That balance that is endangered gravely by the coming annexation. The larger the territory Israel will annex, the graver the risks. Renewed violence with the Palestinians is a clear and present danger. So I will offer an outline of what might follow if the government goes through with a significant annexation and the Likud Party manages to stay in power for another few election cycles:
_ 2020: Israel annexes about 100 settlements in the West Bank, creating one of the world’s strangest maps — scores of disconnected islands in a sort-of land archipelago. Palestinian terrorism resumes in the West Bank.
_ 2021: Israel periodically invades PA-ruled towns to conduct anti-terror operations. Hundreds of settlers and thousands of Palestinians are killed.
_ 2022: Serious boycott initiatives finally take off around the world. These are dismissed in Israel as no big deal — just Europeans and anti-Semites.
_ 2023: Egypt and Jordan suspend the peace treaties with Israel. Moderate Sunni nations cut off clandestine ties.
_ 2025: The US president, a Democrat, orders a review of the automatic veto of anti-Israel moves at the UN and other world organizations. Over next two years it is dropped. US aid winds down as well. Visa-free travel to the European Union ends, and Israel is kicked out of the Eurovision song contest and the Euroleague’s basketball tournament. Israel’s annual per capita GDP stagnates, and as the shekel falls it stabilizes at $32k at today’s prices — only 20% lower that at its 2019 height.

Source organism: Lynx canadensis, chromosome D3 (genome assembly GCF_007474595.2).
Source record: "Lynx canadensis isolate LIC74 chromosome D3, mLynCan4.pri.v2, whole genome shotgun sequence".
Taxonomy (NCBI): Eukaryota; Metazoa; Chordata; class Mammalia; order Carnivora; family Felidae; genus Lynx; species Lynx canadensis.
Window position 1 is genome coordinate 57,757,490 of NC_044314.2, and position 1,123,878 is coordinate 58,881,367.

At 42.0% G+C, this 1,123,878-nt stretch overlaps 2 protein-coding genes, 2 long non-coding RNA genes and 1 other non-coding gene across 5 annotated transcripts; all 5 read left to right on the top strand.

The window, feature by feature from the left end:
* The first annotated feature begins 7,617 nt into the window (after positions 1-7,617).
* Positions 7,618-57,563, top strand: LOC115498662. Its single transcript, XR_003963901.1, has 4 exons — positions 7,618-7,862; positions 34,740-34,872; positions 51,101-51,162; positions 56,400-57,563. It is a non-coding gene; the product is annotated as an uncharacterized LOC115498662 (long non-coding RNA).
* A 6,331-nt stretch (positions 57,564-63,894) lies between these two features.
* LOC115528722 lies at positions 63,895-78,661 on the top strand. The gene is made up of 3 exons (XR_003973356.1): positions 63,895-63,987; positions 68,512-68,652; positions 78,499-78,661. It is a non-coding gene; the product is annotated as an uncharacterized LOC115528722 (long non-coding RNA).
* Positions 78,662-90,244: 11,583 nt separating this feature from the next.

_ 2027: There are now 1 million settlers including in East Jerusalem. The Palestinian Authority disbands and leading Palestinian figures demand annexation with the establishment of a single state allowing West Bank and Gaza Palestinians the same civil rights enjoyed by Israeli Arabs. The idea is rejected by the Israeli leadership (“Everyone knows Israelis reject the one-state solution,” everyone says). Military control is reestablished in some areas. Jihadist and other gangs take over others. Some years of chaos follow. Investment in Israel dries up, tech companies local and global move abroad, and the shekel falls further versus the dollar and euro (remaining level with the British pound because of troubles in the rump UK).
_ 2030: The global boycott of Israel is at a level reminiscent of what occurred with South Africa, with only the US holding out. Israel’s per capita GDP, with Palestinians excluded, falls to $20k/year.
_ 2033: The US, after years indecision and turmoil, joins the boycott of Israel in a joint news conference with the EU and South African presidents. AIPAC is bitterly opposed but J Street, supported by most US Jews and almost all non-Orthodox ones, supports.
_ 2036: Israel, under overwhelming global pressure, annexes West Bank, hesitantly extends voting rights to its Palestinians, and issues desperate pleas for massive Jewish “aliyah.” With the West Bank and East Jerusalem Palestinians (who are now all “Israeli Arabs”) finally included in the math, per capita GDP stands at $15k at today’s prices — 79th in the world.